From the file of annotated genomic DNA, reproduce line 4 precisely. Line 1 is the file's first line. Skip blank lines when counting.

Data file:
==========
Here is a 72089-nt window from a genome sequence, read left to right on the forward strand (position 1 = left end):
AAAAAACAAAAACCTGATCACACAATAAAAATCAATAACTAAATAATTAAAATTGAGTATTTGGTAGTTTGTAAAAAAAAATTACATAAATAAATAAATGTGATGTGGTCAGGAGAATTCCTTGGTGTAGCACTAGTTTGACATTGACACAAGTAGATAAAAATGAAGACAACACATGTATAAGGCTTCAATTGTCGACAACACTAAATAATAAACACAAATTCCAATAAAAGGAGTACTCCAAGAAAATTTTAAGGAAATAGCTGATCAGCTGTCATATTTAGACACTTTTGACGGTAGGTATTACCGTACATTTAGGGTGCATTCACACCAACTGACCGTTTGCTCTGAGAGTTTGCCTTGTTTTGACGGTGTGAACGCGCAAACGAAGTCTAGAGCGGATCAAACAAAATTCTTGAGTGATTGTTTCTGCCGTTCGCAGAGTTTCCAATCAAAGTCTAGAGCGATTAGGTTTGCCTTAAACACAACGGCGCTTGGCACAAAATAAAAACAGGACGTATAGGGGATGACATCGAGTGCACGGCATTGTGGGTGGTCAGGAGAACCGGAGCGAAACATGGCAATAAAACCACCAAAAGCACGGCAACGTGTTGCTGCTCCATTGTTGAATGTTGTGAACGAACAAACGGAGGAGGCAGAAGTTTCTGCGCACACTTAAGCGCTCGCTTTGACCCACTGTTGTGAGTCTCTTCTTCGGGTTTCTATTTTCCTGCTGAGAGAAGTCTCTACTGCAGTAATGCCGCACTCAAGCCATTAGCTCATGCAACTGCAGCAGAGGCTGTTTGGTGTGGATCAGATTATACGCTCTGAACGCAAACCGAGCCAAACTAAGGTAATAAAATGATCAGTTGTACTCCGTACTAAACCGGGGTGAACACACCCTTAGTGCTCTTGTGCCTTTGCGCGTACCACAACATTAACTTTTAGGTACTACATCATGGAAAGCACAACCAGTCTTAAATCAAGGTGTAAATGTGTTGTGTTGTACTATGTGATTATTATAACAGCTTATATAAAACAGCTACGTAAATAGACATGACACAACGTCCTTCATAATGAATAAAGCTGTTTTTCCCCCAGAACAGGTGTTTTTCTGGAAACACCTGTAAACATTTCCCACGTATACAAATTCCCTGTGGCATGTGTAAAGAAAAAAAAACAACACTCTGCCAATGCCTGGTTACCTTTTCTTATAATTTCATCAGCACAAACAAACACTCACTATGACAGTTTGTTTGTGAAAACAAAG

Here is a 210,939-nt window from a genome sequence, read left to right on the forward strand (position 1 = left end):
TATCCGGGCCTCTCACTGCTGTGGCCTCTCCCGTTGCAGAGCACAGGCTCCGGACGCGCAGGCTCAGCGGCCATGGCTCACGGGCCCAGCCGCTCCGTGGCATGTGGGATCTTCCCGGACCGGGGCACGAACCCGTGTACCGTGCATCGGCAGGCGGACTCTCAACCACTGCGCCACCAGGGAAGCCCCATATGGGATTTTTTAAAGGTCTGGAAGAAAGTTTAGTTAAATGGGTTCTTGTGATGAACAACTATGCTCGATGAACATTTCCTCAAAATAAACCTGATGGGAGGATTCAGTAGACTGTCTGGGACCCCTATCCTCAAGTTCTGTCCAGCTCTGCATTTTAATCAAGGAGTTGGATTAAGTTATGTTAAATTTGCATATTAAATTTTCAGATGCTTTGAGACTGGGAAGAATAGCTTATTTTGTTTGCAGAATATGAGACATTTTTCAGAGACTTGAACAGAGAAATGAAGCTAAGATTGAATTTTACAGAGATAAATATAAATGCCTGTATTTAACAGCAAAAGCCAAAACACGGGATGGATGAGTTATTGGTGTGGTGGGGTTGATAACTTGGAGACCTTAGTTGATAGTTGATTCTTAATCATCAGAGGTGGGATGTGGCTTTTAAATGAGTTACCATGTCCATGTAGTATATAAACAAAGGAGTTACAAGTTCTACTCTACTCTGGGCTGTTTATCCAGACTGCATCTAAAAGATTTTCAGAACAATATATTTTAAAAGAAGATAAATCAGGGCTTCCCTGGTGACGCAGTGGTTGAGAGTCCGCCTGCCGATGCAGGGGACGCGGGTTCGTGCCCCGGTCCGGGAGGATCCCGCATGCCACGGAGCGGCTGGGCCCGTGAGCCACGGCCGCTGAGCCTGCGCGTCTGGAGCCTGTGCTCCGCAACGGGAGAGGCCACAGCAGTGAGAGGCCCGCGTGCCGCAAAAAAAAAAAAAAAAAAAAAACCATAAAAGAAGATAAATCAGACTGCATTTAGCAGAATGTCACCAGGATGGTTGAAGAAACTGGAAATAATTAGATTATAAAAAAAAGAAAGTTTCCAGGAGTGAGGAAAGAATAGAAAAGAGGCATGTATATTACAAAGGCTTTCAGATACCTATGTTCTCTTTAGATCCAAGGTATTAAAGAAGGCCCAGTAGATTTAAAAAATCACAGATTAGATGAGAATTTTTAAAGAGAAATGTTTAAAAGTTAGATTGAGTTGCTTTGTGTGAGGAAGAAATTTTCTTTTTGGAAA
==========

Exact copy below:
TATCCGGGCCTCTCACTGCTGTGGCCTCTCCCGTTGCAGAGCACAGGCTCCGGACGCGCAGGCTCAGCGGCCATGGCTCACGGGCCCAGCCGCTCCGTGGCATGTGGGATCTTCCCGGACCGGGGCACGAACCCGTGTACCGTGCATCGGCAGGCGGACTCTCAACCACTGCGCCACCAGGGAAGCCCCATATGGGATTTTTTAAAGGTCTGGAAGAAAGTTTAGTTAAATGGGTTCTTGTGATGAACAACTATGCTCGATGAACATTTCCTCAAAATAAACCTGATGGGAGGATTCAGTAGACTGTCTGGGACCCCTATCCTCAAGTTCTGTCCAGCTCTGCATTTTAATCAAGGAGTTGGATTAAGTTATGTTAAATTTGCATATTAAATTTTCAGATGCTTTGAGACTGGGAAGAATAGCTTATTTTGTTTGCAGAATATGAGACATTTTTCAGAGACTTGAACAGAGAAATGAAGCTAAGATTGAATTTTACAGAGATAAATATAAATGCCTGTATTTAACAGCAAAAGCCAAAACACGGGATGGATGAGTTATTGGTGTGGTGGGGTTGATAACTTGGAGACCTTAGTTGATAGTTGATTCTTAATCATCAGAGGTGGGATGTGGCTTTTAAATGAGTTACCATGTCCATGTAGTATATAAACAAAGGAGTTACAAGTTCTACTCTACTCTGGGCTGTTTATCCAGACTGCATCTAAAAGATTTTCAGAACAATATATTTTAAAAGAAGATAAATCAGGGCTTCCCTGGTGACGCAGTGGTTGAGAGTCCGCCTGCCGATGCAGGGGACGCGGGTTCGTGCCCCGGTCCGGGAGGATCCCGCATGCCACGGAGCGGCTGGGCCCGTGAGCCACGGCCGCTGAGCCTGCGCGTCTGGAGCCTGTGCTCCGCAACGGGAGAGGCCACAGCAGTGAGAGGCCCGCGTGCCGCAAAAAAAAAAAAAAAAAAAAAACCATAAAAGAAGATAAATCAGACTGCATTTAGCAGAATGTCACCAGGATGGTTGAAGAAACTGGAAATAATTAGATTATAAAAAAAAGAAAGTTTCCAGGAGTGAGGAAAGAATAGAAAAGAGGCATGTATATTACAAAGGCTTTCAGATACCTATGTTCTCTTTAGATCCAAGGTATTAAAGAAGGCCCAGTAGATTTAAAAAATCACAGATTAGATGAGAATTTTTAAAGAGAAATGTTTAAAAGTTAGATTGAGTTGCTTTGTGTGAGGAAGAAATTTTCTTTTTGGAAA